The surgical correction of vision is a rapidly-evolving science that has led to amazing advances in technology over the past 20 years. In both of these procedures, laser energy is used to reshape the clear surface of the eye, the cornea, so that it focuses light crisply on the retina. The excimer laser utilized in LASIK is so precise that it can cut notches in a single strand of human hair. Laser vision correction was first approved by the FDA in 1995. Since then, there have been over 12 million laser vision correction surgeries performed throughout the world.

The first step when you are considering laser vision correction is a comprehensive refractive evaluation. Measurements will be taken to quantify your uncorrected (without glasses or contacts) and best-corrected vision. Your refractive error will be determined; this is the additional power that your eye needs to see its best. Fortunately, with newer technologies and lasers, the range of refractive error that can be safely treated has increased significantly over recent years. A thorough examination of your eyes, from the cornea to the retina and all the structures in between, is performed to be sure that your eyes are healthy for an elective procedure such as LASIK. Our surgeons will review these measurements with you and recommend the treatment that is best suited for you. In addition to the actual surgical procedure, our surgeons perform all pre-operative and post-operative care.

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Blade-free iLASIK with IntraLase®

The first step in LASIK surgery is creating a thin corneal flap. The corneal flap is then lifted and the excimer laser applies the appropriate amount of energy to the cornea to reshape it. Our surgeons use the VISX Star 4 Active Trak® Excimer Laser. This highly sophisticated machine actively tracks the eye in real time and guides the laser appropriately. In addition, the VISX Star 4® has iris recognition software that further improves the accuracy of the procedure. Once the excimer laser is complete, the flap is returned to original position and the corneal tissue heals without the need for sutures.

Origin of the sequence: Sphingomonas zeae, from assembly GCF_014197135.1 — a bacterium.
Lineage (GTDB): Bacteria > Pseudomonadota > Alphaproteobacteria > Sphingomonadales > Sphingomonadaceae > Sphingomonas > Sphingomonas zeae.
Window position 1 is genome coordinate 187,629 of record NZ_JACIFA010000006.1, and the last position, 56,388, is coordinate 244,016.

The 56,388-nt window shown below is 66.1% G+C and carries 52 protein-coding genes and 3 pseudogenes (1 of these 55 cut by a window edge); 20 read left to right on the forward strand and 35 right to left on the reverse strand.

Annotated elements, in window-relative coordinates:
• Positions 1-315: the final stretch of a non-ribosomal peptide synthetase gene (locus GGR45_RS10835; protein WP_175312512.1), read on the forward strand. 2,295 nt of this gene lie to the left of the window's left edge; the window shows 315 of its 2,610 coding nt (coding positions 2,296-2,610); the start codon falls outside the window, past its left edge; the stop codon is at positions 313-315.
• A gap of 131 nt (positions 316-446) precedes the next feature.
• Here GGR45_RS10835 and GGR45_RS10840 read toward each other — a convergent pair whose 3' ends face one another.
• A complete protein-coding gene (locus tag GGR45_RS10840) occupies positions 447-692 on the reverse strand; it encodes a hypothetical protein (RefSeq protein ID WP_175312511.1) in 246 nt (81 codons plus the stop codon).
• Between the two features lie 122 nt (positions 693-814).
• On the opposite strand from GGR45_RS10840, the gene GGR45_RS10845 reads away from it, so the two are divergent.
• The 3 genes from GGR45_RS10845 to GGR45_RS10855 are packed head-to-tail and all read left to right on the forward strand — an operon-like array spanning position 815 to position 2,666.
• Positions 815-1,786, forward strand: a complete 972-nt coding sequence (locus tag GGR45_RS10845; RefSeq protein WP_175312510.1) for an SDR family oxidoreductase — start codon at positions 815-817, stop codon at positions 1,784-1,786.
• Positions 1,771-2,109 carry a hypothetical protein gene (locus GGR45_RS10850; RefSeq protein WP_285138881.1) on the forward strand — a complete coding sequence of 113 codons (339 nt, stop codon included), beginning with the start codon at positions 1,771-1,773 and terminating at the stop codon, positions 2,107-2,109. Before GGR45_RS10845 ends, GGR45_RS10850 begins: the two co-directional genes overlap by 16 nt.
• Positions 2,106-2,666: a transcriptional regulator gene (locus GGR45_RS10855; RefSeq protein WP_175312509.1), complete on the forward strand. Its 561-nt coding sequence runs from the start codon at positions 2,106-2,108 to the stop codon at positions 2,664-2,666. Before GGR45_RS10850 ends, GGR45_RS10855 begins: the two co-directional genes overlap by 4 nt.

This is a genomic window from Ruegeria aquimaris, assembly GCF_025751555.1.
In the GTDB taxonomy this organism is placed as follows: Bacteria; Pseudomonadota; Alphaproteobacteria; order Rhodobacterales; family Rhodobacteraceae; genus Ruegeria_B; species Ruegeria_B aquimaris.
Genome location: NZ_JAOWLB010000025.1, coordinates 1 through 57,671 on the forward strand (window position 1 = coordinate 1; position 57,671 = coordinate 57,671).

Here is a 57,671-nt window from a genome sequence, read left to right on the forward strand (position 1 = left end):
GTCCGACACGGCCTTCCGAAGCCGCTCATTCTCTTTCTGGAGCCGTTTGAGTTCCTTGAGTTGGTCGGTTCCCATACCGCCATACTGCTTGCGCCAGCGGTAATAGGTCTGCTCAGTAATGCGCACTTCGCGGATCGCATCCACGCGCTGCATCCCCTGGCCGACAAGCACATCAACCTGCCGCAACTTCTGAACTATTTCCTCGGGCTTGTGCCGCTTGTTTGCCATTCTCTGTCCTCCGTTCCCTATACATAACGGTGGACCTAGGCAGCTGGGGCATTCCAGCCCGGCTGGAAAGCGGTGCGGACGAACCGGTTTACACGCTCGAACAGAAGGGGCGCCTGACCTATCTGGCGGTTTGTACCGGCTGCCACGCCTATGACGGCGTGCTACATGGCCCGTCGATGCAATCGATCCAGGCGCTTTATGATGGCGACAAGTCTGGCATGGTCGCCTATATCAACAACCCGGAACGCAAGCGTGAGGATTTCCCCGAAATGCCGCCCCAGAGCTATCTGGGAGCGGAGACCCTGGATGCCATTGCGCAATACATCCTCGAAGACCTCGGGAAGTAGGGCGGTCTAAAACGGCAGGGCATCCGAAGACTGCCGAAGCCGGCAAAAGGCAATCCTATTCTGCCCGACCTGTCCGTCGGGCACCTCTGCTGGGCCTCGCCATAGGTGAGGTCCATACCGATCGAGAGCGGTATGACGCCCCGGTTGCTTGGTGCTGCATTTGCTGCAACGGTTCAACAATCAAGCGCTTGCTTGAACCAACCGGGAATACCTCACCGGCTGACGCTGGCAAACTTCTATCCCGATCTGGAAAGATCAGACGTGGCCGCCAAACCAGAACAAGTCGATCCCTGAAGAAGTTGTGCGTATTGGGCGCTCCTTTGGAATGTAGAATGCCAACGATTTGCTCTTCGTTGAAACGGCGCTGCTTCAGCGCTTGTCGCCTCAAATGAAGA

When LASIK first became FDA-approved, the corneal flap was created by a small blade called a microkeratome. Today, most eye surgeons have evolved to use the latest technology of bladeless LASIK or iLASIK. In this procedure, a femtosecond laser called the IntraLase,® is used to create the initial corneal flap. Using this highly precise instrument has significantly decreased the complication rate for LASIK procedures.

Custom LASIK with CustomVue™

Custom LASIK with VISX’s CustomVue™ system is the most advanced technology available in the field of laser vision correction. As the name implies, custom LASIK tailors the laser treatment to each individual’s eye. The cornerstone of CustomVue™ is wavefront technology, which was originally designed for high-powered telescopes to reduce distortions when viewing distant objects in space. The wavefront analyzer sends light into the eye and then evaluates the light as it exits the eye. With this data, it creates a precise 3-D wavefront map of the cornea that is unique to every individual, a “fingerprint” of your vision. This unique map then guides the laser treatment to the eye.

Wavefront technology has revolutionized laser vision correction because it not only improves how much you see (measured by the standard 20/20 eye chart) but also how well you see (decreased glare, halos and trouble with night vision). How well you can read the eye chart is based on visual imperfections known as lower-order aberrations. These include myopia (near-sightedness), hyperopia (far-sightedness) and astigmatism. Lower order aberrations can be treated by conventional LASIK. The quality of your vision (contrast-sensitivity and fine detail) is dependent on the amount of higher-order aberrations in your eye. Unlike standard LASIK, custom LASIK treats both lower- and higher-order aberrations. This technology is especially beneficial to patients who have had prior refractive surgery and have lost best-corrected vision; while these patients may not have been good candidates for standard LASIK, they may qualify for custom LASIK.

With the advanced technology of custom LASIK, you have a greater chance of attaining 20/20 vision, a greater chance of attaining better than 20/20 vision, a reduced chance of losing contrast sensitivity or fine detail, and a reduced chance of night-vision problems and glare.

Alternatives to LASIK

For a variety of reasons, not everyone will be a candidate for LASIK. Some people have corneas that are too thin to create a flap. Others have irregular scars on the cornea that preclude flap creation. For some of the patients, PRK (photorefractive keratectomy) may be an option. PRK is similar to LASIK except a corneal flap is not created. To learn more about PRK, click on the link below.